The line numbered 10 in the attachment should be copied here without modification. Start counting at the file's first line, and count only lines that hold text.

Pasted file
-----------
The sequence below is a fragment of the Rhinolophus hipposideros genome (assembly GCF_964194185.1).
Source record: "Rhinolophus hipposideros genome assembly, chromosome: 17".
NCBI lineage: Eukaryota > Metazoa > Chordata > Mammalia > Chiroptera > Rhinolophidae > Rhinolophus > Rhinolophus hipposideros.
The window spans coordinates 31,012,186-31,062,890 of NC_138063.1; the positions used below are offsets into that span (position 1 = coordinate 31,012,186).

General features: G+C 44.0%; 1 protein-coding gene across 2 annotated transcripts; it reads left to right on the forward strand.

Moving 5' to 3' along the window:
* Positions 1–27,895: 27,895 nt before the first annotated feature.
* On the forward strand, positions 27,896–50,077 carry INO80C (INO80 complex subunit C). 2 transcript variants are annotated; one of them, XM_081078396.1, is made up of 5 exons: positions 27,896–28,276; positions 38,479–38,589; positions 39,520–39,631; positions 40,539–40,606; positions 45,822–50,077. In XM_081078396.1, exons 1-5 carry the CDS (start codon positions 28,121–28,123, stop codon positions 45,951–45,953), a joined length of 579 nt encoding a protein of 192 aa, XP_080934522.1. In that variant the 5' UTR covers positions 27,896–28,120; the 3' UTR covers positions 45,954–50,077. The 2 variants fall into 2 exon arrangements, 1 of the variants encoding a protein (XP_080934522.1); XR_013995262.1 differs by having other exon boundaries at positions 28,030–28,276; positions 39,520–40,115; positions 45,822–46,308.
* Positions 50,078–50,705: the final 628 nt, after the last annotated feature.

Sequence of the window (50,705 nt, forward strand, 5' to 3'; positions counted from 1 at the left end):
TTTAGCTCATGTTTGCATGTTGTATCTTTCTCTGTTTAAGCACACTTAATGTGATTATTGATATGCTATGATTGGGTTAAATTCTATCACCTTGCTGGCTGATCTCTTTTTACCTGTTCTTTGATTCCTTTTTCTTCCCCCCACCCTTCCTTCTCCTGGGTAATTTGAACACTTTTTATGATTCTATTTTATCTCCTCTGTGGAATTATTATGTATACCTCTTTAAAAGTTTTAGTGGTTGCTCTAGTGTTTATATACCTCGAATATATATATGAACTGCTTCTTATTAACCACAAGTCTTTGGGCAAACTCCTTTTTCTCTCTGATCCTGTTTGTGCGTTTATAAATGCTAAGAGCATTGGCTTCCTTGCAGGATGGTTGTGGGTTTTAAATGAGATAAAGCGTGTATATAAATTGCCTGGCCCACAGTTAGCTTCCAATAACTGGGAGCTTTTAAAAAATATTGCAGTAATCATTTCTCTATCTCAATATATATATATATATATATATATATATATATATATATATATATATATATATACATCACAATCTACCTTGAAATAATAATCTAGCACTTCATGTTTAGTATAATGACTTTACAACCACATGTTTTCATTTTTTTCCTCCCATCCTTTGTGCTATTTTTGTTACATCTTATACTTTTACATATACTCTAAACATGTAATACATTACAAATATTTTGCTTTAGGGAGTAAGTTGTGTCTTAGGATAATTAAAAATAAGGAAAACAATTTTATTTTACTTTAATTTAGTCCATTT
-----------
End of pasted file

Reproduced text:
Sequence of the window (50,705 nt, forward strand, 5' to 3'; positions counted from 1 at the left end):